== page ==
Around the Northwest
Puget Sound area
Burn ban in effect; don't use fireplace
A Stage 1 burn ban has been issued for King, Snohomish, Pierce and Kitsap counties, effective at 4 p.m. Wednesday, according to the Puget Sound Clean Air Agency.
That means the use of fireplaces and uncertified wood stoves is prohibited until air quality improves.
Air quality is expected to deteriorate at least through Friday, especially in communities where residential wood burning is common.
According to the Puget Sound Clean Air Agency, during a Stage 1 burn ban:
• No burning is allowed in fireplaces or uncertified wood stoves. Residents should rely instead on their home's other, cleaner source of heat (such as their furnace or electric baseboard heaters) for a few days until air quality improves, the public-health risk diminishes and the ban is canceled. The only exception is if a wood stove is a home's only adequate source of heat.
• No outdoor fires are allowed. This includes recreational fires such as bonfires, campfires and the use of fire pits and chimineas.
Burn-ban violations are subject to a $1,000 penalty.
It is OK to use natural gas, propane, pellet and EPA-certified wood stoves or inserts during a Stage 1 burn ban.
Stolen box of ashes returned
A box containing human ashes, found Sunday in a Lynnwood hotel, have been returned to a father whose son died several years ago, police said Wednesday.
The box had been stolen in a recent burglary from the father's home in an unincorporated area of Snohomish County, just outside Lynnwood, said Lynnwood police spokeswoman Shannon Sessions.
Police sought information on the box after it was found by a guest at the hotel in the 4100 block of 196th Street Southwest, sitting between two vending machines.
The box included a photo of a preschool-age boy, with a name and "1980" on the back.
Late Tuesday, following news reports about the discovery, police were contacted by a member of the father's family, Sessions said.
"Obviously the owner is grateful for their safe return," a police statement said.
The family does not want to be identified or speak publicly about the matter, including information about the death, according to Sessions.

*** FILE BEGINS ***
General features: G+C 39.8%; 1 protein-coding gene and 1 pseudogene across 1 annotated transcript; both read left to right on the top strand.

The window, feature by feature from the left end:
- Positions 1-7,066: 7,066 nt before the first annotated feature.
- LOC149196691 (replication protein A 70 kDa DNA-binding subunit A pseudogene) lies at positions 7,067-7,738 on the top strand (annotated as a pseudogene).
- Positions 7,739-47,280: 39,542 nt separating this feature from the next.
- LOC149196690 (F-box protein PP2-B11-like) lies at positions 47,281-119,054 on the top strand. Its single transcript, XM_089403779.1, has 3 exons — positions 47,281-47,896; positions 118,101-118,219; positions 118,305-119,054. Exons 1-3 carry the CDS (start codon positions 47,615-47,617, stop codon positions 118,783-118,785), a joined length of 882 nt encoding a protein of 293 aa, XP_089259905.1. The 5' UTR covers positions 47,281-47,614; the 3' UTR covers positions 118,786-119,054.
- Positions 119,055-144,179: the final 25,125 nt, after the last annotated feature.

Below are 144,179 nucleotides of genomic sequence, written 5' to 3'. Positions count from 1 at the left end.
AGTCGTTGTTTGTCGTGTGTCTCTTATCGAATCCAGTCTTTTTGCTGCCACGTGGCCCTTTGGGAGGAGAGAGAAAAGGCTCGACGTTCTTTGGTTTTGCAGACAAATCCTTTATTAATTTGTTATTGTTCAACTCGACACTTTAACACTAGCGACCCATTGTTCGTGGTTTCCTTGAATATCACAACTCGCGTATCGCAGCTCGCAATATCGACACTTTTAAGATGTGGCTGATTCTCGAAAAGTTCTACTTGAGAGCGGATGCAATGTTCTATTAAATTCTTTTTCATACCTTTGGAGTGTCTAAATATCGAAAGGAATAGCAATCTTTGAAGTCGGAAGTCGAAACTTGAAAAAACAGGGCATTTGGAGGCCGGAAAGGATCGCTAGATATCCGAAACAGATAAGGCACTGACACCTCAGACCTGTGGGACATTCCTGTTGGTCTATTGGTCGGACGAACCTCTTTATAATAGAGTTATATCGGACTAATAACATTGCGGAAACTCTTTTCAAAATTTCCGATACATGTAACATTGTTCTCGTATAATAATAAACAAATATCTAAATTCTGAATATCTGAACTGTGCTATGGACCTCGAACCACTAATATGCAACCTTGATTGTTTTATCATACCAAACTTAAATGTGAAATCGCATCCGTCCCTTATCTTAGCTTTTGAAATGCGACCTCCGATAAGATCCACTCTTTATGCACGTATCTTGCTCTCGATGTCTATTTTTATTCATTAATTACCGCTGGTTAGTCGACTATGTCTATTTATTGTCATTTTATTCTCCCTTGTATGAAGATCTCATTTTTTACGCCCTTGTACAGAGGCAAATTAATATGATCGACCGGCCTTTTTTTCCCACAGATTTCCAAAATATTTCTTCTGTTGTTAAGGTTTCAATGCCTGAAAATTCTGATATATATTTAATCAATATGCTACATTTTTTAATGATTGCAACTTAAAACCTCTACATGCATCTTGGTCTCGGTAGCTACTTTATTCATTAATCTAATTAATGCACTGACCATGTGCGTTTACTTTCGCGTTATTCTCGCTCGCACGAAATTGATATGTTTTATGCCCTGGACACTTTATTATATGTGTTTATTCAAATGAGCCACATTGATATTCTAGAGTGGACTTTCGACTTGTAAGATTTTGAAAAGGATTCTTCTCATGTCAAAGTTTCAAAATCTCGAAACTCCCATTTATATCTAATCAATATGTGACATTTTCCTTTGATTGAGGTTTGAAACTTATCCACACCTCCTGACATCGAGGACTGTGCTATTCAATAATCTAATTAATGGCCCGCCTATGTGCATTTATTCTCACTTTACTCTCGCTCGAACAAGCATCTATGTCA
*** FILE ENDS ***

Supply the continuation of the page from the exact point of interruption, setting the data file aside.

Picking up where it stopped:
Shift in strategy on prostitution
Seattle City Attorney Pete Holmes said his office is trying to increase the number of men prosecuted for soliciting prostitution and give prostitutes the opportunity to receive social services designed to help get them out of the business.
Speaking at a Human Trafficking Awareness Day news conference at Seattle City Hall on Wednesday, Holmes said his office is working with the Seattle Police Department to reverse the usual 60-40 prosecution ratio of female prostitutes to male customers.
"Prostitutes are more often than not victims and, in most instances, Seattle Community Court will be an option for them, coupled with appropriate services," Holmes said.
Seattle Community Court allows nonviolent offenders to avoid criminal sentencing if they agree to participate in programs aimed at addressing the root causes of their crime, including chemical dependency, education, unemployment and homelessness. If the offender fails to complete the treatment plan, the criminal sentence is imposed.
Men prosecuted for soliciting a prostitute won't have that option and even first-time offenders will face prosecution, Holmes said. Currently, first-time offenders qualify for pretrial diversion and can pay a fine and complete community service. Holmes said cases against johns are often harder to prove because the men often speak in code and can raise doubts about their intentions with a jury.
But, Holmes said, "as long as we have probable cause, we'll prosecute the cases, even if there's a risk we won't win."
The city attorney's criminal division prosecutes misdemeanor crimes punishable by up to one year in jail. Between January and Aug. 31, 2011, the office filed 187 prostitution cases in Seattle Municipal Court. In the same period, it filed 79 cases of patronizing a prostitute.
Child performer's death investigated
A 10-year-old Whatcom County boy has died from injuries he suffered during an apparent accidental hanging at his home.
The Bellingham Herald reports (is.gd/zNMNUr) that Caleb Kors was an aspiring street and circus performer often seen at the Bellingham Farmers Market. He died Tuesday evening at a Seattle hospital of injuries suffered Monday. Under his stage name "Flip," he performed acrobatics and juggling tricks with the Bellingham Circus Guild.
Sheriff Bill Elfo says the boy might have been rehearsing on or tinkering with a circus prop inside the home when the accident happened. A medical examiner will determine the cause of death.
Times staff and news services